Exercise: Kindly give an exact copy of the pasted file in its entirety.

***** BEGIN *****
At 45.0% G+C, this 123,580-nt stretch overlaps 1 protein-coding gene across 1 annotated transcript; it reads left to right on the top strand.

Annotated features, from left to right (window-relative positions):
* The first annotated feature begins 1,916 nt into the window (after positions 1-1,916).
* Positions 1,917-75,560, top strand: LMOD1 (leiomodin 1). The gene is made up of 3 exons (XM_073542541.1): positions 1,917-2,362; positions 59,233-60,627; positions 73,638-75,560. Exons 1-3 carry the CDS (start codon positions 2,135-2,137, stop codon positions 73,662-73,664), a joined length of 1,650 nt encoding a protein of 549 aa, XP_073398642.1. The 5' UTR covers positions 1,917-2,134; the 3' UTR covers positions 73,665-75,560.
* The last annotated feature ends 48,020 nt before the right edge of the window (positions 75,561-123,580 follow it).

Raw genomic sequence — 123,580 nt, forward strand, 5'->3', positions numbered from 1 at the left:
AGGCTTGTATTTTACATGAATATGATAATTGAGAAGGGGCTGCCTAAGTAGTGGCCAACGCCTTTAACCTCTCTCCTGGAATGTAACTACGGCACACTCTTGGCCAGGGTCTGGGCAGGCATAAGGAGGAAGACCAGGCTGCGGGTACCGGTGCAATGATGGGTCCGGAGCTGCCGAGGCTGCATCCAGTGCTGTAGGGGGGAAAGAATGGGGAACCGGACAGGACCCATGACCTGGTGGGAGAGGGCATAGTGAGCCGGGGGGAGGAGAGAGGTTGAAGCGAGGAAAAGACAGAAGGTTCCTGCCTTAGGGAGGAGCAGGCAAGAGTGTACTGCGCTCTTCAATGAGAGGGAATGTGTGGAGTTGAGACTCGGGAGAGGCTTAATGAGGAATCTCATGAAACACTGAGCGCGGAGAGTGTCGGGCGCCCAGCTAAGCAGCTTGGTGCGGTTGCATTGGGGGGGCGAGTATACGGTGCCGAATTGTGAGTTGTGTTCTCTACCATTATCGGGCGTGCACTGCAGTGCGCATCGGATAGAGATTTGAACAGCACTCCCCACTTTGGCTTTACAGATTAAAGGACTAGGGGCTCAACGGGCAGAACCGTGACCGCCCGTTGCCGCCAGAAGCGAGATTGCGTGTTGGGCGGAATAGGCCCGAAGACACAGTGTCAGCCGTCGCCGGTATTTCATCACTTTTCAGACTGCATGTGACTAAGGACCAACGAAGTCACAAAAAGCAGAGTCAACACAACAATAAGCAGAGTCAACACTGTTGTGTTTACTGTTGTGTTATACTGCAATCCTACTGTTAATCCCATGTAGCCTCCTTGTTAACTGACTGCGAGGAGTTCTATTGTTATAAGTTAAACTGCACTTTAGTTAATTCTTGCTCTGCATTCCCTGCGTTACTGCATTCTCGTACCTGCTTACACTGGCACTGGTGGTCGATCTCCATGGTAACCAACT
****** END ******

At 45.0% G+C, this 123,580-nt stretch overlaps 1 protein-coding gene across 1 annotated transcript; it reads left to right on the top strand.

Annotated features, from left to right (window-relative positions):
* The first annotated feature begins 1,916 nt into the window (after positions 1-1,916).
* Positions 1,917-75,560, top strand: LMOD1 (leiomodin 1). The gene is made up of 3 exons (XM_073542541.1): positions 1,917-2,362; positions 59,233-60,627; positions 73,638-75,560. Exons 1-3 carry the CDS (start codon positions 2,135-2,137, stop codon positions 73,662-73,664), a joined length of 1,650 nt encoding a protein of 549 aa, XP_073398642.1. The 5' UTR covers positions 1,917-2,134; the 3' UTR covers positions 73,665-75,560.
* The last annotated feature ends 48,020 nt before the right edge of the window (positions 75,561-123,580 follow it).

Raw genomic sequence — 123,580 nt, forward strand, 5'->3', positions numbered from 1 at the left:
AGGCTTGTATTTTACATGAATATGATAATTGAGAAGGGGCTGCCTAAGTAGTGGCCAACGCCTTTAACCTCTCTCCTGGAATGTAACTACGGCACACTCTTGGCCAGGGTCTGGGCAGGCATAAGGAGGAAGACCAGGCTGCGGGTACCGGTGCAATGATGGGTCCGGAGCTGCCGAGGCTGCATCCAGTGCTGTAGGGGGGAAAGAATGGGGAACCGGACAGGACCCATGACCTGGTGGGAGAGGGCATAGTGAGCCGGGGGGAGGAGAGAGGTTGAAGCGAGGAAAAGACAGAAGGTTCCTGCCTTAGGGAGGAGCAGGCAAGAGTGTACTGCGCTCTTCAATGAGAGGGAATGTGTGGAGTTGAGACTCGGGAGAGGCTTAATGAGGAATCTCATGAAACACTGAGCGCGGAGAGTGTCGGGCGCCCAGCTAAGCAGCTTGGTGCGGTTGCATTGGGGGGGCGAGTATACGGTGCCGAATTGTGAGTTGTGTTCTCTACCATTATCGGGCGTGCACTGCAGTGCGCATCGGATAGAGATTTGAACAGCACTCCCCACTTTGGCTTTACAGATTAAAGGACTAGGGGCTCAACGGGCAGAACCGTGACCGCCCGTTGCCGCCAGAAGCGAGATTGCGTGTTGGGCGGAATAGGCCCGAAGACACAGTGTCAGCCGTCGCCGGTATTTCATCACTTTTCAGACTGCATGTGACTAAGGACCAACGAAGTCACAAAAAGCAGAGTCAACACAACAATAAGCAGAGTCAACACTGTTGTGTTTACTGTTGTGTTATACTGCAATCCTACTGTTAATCCCATGTAGCCTCCTTGTTAACTGACTGCGAGGAGTTCTATTGTTATAAGTTAAACTGCACTTTAGTTAATTCTTGCTCTGCATTCCCTGCGTTACTGCATTCTCGTACCTGCTTACACTGGCACTGGTGGTCGATCTCCATGGTAACCAACT